20. As already stated, Section 446A has been newly inserted w.e.f. Sept. 23, 1980 by the Code of Criminal Procedure (Amending Act No. 63 of 1980). It provides that when a bond for appearance of a person in a case under the Code is forfeited for breach of a condition, then his personal and surety bonds shall stand cancelled. Section 446A shall operate without prejudice to Section 446 i.e. for forfeiture of the bonds, action is open to be taken under Section 446, Cr. P.C. when bail-bonds stand cancelled under Clause (a) of Section 446, Clause (b) provides, how the court is required to proceed The 'Court' in the main Clause (b) as well as in its proviso is the court for appearance before whom the bond was executed. Clause (b) is couched in negative language and it prohibits the release of such person whose bond for appearance stand cancelled if the court is satisfied that there was no sufficient cause for the failure of the person bound by the bond to comply with its condition, i.e. when the breach is wilfull, deliberate, and without any sufficient cause. Then such a person shall not be released by the court before whom he is required to appear only on bond. But the proviso empowers that court to release that person, in that case, upon the execution of a fresh personal bond and surety bond for such sum of money as the court thinks sufficient. The proviso also uses the expression 'may', which denotes that the exercise of the power under the proviso is discretionary and if the circumstances warrant, the court is free not to exercise the power in favour of the person for releasing him on fresh personal bond and surety bond. The exercise of the power under the proviso is subject to the other provisions of the Code, if the court releases the person upon fresh personal and surety bond, then the State or the aggrieved party may proceed to get the order set aside or to move for cancellation of bail under the relevant provision. In case, the power is not exercised in favour of the person for his release, then that aggrieved person can move the higher court as the order under the proviso is clearly made subject to the other provisions of the Code. To our mind, if the legislature did not intend to confer discretion on the Court, the legislature would have used different expression making it obligatory for the court to release the person upon the execution of a fresh bond and surety bond. It is clear that the legislature did not make it obligatory, which means that it is left to the discretion of the court depending on the facts and circumstances of each case to exercise the power in favour of the person or not. It is also noteworthy that variance in the amount of personal bond or surety bond can be made by the court, in case, discretion is exercised in favour of that person. Whatever, sum of money is thought sufficient by the court, the person may be asked to execute the personal and surety bonds for that sum. Such an interpretation of Section 446A, Cr. P.C., in our opinion, would in accord with the legislative intent as the legislature intended to make the provisions of bail stringent and difficult. In case the persons are allowed to be released on bail as of right, despite forfeiture of bonds, in our opinion, the legislative intent would be rendered nugatory and the trial of the cases, would be protracted at the sweet-will of the accused. It is true that it is open to the other side to move the competent court for cancellation of bail, where power is exercised in favour of the accused, but that does not mean that the court before whom the person is required to appear is powerless and allow the accused to protract the trial at his sweet-will, even when his bond for appearance stands forfeited and cancelled. The cancellation of bail order is an independent provision, which can be resorted to, on the grounds other than non-appearance. But under Section 446A, Cr. P.C. the court can exercise the control over the accused for his regular appearance by exercising the discretion against him. Despite the bail order passed by any court, the discretion can be so exercised by such court, if the circumstances so warrant under Section 446A.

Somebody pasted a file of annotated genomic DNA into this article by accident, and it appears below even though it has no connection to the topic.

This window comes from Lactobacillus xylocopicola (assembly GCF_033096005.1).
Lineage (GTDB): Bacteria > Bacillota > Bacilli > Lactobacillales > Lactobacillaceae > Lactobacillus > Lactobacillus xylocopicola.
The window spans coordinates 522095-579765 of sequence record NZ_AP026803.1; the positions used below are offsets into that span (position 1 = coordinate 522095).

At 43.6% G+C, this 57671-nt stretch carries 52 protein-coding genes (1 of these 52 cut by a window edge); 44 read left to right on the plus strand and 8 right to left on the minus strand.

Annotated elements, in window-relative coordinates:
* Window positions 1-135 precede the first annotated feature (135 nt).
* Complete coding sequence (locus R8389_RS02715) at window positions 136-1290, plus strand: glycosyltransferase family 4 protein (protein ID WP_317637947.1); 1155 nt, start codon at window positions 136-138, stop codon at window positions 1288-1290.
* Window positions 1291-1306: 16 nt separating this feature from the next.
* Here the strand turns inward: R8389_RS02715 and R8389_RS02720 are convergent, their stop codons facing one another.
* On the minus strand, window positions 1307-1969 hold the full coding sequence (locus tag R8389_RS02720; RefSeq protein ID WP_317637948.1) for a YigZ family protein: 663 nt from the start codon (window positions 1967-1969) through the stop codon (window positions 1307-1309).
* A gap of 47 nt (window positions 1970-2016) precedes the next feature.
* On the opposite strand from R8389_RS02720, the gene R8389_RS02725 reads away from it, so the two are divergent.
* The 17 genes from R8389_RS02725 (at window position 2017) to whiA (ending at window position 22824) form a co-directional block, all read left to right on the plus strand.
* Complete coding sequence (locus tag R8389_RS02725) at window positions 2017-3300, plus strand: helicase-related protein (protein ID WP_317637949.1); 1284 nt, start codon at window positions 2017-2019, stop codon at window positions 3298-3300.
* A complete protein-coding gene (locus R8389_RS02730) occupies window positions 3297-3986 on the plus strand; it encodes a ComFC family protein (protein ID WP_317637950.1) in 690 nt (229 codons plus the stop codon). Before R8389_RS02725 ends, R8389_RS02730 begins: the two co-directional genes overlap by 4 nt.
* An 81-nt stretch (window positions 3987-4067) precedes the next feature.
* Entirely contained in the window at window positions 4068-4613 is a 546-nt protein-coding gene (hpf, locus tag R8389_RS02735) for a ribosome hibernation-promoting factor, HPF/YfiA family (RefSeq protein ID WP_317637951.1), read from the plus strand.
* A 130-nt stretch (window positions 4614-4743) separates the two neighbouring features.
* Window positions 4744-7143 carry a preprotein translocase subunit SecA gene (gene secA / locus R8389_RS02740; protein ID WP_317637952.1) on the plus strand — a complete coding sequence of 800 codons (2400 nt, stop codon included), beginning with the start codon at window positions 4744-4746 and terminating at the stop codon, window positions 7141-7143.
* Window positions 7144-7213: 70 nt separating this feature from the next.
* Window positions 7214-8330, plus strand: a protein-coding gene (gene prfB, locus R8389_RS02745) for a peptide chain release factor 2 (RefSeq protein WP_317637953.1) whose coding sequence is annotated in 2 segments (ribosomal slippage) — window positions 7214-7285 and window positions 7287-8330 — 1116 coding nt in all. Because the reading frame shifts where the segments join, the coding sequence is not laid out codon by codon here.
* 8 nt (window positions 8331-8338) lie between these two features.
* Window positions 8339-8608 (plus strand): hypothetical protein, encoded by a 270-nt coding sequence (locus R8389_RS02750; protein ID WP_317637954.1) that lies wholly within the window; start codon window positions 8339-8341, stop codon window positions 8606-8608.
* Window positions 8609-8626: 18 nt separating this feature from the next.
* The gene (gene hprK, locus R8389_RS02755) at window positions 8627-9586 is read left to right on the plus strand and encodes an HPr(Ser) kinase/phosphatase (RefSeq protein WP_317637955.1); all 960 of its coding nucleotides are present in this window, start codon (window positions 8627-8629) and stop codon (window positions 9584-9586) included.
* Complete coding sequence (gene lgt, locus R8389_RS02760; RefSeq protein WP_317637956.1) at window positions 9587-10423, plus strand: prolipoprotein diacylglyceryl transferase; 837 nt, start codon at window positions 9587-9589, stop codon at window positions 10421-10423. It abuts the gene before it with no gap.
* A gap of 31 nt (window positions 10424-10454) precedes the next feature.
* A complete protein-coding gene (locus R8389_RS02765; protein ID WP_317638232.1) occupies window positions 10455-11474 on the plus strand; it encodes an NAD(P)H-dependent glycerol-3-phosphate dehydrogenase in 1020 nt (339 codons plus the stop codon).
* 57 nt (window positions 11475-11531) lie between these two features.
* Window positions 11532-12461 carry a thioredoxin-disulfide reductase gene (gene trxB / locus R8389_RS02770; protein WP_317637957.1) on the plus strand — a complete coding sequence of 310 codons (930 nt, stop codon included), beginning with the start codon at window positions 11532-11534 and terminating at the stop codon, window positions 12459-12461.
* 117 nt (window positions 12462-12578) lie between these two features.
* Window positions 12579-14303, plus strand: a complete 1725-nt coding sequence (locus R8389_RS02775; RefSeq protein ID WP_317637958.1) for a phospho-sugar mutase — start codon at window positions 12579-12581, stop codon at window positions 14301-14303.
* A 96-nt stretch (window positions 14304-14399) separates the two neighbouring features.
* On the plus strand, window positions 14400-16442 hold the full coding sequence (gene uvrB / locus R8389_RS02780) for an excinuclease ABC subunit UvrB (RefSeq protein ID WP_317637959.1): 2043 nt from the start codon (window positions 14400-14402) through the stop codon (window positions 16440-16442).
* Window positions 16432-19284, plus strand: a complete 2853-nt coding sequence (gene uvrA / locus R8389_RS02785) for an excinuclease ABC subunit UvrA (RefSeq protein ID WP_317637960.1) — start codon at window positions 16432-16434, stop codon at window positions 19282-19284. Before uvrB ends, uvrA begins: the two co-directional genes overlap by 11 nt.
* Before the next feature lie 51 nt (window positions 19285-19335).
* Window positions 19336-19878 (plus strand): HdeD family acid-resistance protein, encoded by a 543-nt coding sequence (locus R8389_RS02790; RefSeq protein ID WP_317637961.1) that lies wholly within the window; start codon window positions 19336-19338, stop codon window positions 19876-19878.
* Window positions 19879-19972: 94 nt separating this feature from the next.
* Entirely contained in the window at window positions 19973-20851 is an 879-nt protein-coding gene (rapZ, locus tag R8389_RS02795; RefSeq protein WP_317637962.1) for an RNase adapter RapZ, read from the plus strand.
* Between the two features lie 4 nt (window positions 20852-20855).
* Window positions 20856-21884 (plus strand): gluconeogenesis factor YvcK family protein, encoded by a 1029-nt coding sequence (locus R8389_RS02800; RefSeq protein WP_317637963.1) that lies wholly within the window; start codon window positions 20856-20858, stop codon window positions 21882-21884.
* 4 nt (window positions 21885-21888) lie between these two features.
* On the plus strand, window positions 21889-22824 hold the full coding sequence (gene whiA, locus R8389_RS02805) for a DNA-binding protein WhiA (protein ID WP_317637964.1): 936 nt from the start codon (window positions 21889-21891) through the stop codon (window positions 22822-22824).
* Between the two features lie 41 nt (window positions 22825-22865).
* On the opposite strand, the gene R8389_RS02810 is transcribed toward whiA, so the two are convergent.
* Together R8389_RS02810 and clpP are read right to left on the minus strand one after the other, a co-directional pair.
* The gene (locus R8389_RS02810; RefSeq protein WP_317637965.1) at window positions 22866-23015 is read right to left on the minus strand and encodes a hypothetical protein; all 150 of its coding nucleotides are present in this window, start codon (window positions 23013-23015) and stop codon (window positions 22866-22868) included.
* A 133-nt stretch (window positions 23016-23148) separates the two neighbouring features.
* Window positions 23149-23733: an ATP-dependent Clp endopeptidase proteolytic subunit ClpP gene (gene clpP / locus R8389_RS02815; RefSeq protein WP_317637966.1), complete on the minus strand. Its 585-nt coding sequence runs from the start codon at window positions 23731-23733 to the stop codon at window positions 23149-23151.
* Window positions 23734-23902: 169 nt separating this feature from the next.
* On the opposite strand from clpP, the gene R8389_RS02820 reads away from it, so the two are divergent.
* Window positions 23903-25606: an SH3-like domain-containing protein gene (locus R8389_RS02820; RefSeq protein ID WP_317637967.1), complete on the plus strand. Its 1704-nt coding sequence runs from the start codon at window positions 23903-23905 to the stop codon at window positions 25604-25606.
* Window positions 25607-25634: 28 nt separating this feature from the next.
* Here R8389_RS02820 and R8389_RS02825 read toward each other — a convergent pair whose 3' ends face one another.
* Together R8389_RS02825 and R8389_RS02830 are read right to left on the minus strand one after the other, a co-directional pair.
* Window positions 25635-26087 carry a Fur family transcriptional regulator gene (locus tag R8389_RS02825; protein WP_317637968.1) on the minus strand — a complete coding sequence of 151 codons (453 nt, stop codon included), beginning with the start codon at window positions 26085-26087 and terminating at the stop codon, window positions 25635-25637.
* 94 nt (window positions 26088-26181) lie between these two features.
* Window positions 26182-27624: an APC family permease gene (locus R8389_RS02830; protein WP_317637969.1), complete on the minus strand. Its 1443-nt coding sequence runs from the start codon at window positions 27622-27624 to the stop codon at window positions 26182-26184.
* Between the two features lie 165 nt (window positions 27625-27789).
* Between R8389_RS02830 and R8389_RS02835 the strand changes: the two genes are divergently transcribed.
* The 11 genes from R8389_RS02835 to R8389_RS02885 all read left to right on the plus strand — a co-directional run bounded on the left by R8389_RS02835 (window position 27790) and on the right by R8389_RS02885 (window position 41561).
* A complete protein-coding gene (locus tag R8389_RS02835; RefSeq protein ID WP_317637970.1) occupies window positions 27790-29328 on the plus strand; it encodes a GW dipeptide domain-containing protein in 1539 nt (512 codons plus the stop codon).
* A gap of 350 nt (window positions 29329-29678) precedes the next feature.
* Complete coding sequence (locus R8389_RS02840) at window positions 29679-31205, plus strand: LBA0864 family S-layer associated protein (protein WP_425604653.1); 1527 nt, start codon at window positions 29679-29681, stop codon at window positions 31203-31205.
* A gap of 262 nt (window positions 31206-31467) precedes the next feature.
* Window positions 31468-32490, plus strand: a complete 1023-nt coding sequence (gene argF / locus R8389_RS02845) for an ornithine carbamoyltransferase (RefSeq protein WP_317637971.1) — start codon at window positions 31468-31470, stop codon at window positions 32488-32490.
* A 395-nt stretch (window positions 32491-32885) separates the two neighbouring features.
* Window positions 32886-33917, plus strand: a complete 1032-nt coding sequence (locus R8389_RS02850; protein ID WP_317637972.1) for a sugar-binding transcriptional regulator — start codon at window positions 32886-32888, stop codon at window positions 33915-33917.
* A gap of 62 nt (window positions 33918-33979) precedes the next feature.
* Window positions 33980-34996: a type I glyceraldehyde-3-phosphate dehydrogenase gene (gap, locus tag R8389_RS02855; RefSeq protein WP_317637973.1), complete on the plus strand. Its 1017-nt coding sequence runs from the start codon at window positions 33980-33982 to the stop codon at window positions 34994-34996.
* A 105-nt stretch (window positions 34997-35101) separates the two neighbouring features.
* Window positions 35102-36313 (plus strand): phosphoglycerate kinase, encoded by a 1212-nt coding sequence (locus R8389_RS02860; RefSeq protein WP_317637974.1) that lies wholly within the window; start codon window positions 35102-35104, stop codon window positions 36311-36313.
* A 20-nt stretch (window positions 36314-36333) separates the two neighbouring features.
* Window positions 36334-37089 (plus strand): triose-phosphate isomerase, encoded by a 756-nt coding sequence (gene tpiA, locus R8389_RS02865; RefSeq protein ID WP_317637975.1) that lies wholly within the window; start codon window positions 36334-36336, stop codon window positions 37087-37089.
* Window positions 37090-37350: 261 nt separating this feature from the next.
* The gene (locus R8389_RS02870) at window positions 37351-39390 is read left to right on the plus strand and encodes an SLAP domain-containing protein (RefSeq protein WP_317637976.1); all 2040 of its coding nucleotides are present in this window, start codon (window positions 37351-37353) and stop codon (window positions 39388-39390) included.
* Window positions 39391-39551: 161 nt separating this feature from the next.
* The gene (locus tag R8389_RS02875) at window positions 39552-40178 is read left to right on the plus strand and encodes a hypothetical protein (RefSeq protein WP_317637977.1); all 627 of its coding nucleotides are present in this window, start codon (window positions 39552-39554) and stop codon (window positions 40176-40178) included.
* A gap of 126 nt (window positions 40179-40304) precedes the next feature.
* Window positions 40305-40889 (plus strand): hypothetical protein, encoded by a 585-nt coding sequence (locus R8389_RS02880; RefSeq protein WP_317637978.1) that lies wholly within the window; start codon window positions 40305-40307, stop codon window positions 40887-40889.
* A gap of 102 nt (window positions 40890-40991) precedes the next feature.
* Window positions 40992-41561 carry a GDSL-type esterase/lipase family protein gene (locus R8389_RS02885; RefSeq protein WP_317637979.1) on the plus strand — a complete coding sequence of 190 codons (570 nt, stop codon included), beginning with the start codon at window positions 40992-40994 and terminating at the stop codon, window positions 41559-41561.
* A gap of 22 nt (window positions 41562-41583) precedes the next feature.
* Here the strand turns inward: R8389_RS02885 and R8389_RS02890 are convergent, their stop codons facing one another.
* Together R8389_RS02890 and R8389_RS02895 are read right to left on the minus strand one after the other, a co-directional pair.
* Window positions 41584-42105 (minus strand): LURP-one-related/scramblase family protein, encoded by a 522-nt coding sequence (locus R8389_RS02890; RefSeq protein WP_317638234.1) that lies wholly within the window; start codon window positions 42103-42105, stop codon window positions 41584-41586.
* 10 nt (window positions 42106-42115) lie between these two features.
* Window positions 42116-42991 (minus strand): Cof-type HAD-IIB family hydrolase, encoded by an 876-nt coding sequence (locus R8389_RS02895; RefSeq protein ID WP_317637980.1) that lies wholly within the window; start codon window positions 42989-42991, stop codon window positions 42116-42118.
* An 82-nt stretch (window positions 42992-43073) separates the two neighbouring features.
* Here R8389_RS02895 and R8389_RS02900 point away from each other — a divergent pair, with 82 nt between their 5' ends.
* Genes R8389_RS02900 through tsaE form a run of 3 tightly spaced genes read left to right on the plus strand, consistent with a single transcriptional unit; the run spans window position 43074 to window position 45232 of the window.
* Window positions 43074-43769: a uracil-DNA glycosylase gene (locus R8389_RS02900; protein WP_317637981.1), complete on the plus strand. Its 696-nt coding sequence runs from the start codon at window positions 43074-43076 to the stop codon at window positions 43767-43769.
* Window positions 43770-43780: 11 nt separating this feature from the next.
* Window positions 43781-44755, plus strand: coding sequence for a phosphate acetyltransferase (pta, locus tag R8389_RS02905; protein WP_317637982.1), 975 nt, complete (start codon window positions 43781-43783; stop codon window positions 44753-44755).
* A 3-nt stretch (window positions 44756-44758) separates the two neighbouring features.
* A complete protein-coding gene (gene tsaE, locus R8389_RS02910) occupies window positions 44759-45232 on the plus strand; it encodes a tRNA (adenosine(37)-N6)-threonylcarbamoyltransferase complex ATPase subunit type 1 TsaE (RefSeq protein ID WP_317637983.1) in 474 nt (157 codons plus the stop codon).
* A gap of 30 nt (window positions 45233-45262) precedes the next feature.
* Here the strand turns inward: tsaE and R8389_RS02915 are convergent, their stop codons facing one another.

21. So far as Section 447, Cr. P.C. is concerned, in our opinion, this provision deals with surety and makes a provision for three situations viz. (1) insolvency of surety, (2) death of surety and (3) forfeiture of bond under Section 446, Cr. P.C. In case, of insolvency or death, the person from whom such security was demanded, may be ordered to furnish fresh security in accordance with the directions of the original order. So far as the third situation is concerned, we are of the opinion that the matter is covered by Section 446A. Cr. P.C. and Section 447 to that extent, could be suitably amended. However, to our mind, there is no inconsistency between the two provisions. Section 447 is an enabling provision empowering the court to demand fresh security in accordance with the directions of the original order. The court may act under Section 447, Cr. P.C. or may act under Section 446A, Cr. P.C. for demanding fresh security. The corresponding Section of Section 447, of the Criminal P.C. 1898 is, Section 514A. Before introduction of Section 514A, a view was taken by some courts that when the bond was forfeited, the person from whom security was demanded, could not be required to find fresh security without fresh proceedings. By introduction of Section SWA, this dis-ability was removed. So, now under Section 447, Cr. P.C. or for that matter under Section 446A, fresh security can be demanded from the person from whom the security was demanded.